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Timeliness of cancer care in a regional Victorian health service: a comparison of high-volume (lung) and low-volume (oesophagogastric) tumour streams

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posted on 2021-05-05, 05:56 authored by Mwila KabweMwila Kabwe, Amanda Robinson, Y Shethia, C Parker, R Blum, I Solo, M Leach
Background: Timeliness of cancer care is vital for improved survival and quality of life of patients. Service and care centralisation at larger-volume centres has been associated with improved outcomes. However, there is a lack of systematic data on the impact of tumour stream volume on timeliness of care. Aims: To investigate and compare timeliness of care for lung cancer, a high-volume (more commonly diagnosed) tumour stream, and oesophagogastric (OG) cancer, a low-volume (less commonly diagnosed) tumour stream, at a regional health service in Victoria, Australia. Methods: A retrospective cohort study comprising random samples of 75 people newly diagnosed with lung cancer (International Classification of Diseases and Related Health Problems-10 [ICD-10] diagnosis codes C34 in the Victorian Cancer Registry [VCR]) and 50 people newly diagnosed with OG cancer (ICD-10 diagnosis codes C15 or C16 in VCR) at one regional Victorian health service between 2016 and 2017. Binary logistic regression was used to calculate odds ratios (ORs) and 95% confidence intervals (CIs) for associations between patient factors and suboptimal timeliness of care. Results: In comparison to OG cancer patients, lung cancer patients had reduced odds of suboptimal timeliness of care in reference to times outside OCP for referral to diagnosis (OR [95% CI] = 0.34 [0.14 to 0.83]) but increased odds of suboptimal timeliness for diagnosis to treatment (OR [95% CI] = 2.48 [1.01 to 6.09]). Conclusion: In the low-volume OG cancer stream, patients had longer wait times from referral to an MDM, where treatment decisions occur, but shorter time to commencement of first treatment. Conversely in the high-volume lung cancer group, there was delayed initiation of first treatment following presentation at MDM. There is need to explore ways to fast-track MDM presentation and commencement of therapy among people diagnosed with low-volume and high-volume cancers, respectively.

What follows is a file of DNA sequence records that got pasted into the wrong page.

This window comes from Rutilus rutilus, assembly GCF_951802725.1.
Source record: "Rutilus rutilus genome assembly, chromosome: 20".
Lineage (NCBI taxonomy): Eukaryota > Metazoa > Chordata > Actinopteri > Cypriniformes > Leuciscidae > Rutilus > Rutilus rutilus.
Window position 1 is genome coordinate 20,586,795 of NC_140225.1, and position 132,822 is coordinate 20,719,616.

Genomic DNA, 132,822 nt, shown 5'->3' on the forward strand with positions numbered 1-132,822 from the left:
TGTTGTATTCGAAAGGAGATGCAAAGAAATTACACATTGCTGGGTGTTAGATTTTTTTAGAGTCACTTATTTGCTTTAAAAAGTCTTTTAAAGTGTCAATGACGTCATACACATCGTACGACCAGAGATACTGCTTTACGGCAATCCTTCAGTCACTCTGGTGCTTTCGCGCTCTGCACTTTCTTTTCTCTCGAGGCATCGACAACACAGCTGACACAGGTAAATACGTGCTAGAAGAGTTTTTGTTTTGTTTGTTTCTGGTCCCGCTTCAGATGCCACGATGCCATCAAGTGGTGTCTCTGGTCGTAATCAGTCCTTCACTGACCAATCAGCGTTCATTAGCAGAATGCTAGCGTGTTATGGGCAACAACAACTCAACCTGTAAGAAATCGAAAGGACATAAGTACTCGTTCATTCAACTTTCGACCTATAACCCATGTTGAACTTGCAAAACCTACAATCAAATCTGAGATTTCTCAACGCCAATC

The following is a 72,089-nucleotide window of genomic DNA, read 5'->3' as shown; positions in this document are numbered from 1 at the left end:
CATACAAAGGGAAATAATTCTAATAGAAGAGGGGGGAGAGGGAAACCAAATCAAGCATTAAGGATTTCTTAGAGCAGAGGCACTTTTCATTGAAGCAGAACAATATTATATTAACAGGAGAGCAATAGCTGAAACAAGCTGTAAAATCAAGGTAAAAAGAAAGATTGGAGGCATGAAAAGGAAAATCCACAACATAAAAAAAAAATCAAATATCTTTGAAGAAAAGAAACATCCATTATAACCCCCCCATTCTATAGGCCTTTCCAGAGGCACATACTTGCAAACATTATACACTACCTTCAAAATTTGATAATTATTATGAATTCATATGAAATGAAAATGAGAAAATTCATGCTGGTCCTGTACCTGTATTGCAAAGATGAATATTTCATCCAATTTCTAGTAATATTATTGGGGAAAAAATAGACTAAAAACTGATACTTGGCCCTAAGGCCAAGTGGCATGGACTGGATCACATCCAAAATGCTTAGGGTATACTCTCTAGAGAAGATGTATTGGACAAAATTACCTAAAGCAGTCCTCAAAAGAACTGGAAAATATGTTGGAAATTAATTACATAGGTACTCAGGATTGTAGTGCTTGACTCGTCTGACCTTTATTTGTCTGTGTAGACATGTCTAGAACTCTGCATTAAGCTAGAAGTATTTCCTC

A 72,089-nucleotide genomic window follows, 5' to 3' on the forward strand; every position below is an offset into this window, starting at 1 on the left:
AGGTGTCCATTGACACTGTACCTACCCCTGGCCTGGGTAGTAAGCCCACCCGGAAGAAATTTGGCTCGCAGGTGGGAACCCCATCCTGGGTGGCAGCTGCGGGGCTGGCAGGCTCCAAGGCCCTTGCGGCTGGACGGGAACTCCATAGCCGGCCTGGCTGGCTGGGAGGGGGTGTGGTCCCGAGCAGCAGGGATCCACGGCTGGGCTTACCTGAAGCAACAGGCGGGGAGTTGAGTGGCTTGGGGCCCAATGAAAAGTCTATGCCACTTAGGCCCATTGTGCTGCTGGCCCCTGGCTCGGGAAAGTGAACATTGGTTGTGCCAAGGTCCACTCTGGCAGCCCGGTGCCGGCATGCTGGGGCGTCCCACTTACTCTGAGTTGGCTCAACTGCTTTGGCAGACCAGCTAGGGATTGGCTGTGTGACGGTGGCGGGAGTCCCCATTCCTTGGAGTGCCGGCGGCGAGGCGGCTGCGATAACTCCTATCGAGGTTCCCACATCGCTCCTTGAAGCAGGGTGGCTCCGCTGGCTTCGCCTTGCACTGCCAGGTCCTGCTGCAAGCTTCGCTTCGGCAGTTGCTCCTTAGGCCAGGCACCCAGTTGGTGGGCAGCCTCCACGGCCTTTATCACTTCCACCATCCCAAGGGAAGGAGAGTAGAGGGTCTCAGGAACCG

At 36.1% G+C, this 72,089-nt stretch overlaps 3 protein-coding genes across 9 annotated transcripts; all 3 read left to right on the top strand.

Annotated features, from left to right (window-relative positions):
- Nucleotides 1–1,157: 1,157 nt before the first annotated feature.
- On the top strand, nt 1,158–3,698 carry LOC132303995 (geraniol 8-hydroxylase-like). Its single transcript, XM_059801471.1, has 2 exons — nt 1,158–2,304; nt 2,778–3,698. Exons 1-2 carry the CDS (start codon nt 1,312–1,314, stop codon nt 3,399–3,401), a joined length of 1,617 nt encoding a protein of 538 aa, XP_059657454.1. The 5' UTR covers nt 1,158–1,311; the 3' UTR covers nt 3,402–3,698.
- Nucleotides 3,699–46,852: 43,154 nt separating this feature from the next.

The authors wish to thank the patients whose information was used in this study, the North Eastern Melbourne Integrated Cancer Service (NEMICS) and Southern Melbourne Integrated Cancer Service (SMICS) for their special contributions, the State Government of Victoria for support, and Bendigo Health Care Group for providing access to hospital data sources. Special thanks also to LMICS Project Managers - Optimal Care Pathways, Carol Gibbins and Cheryl Martins.


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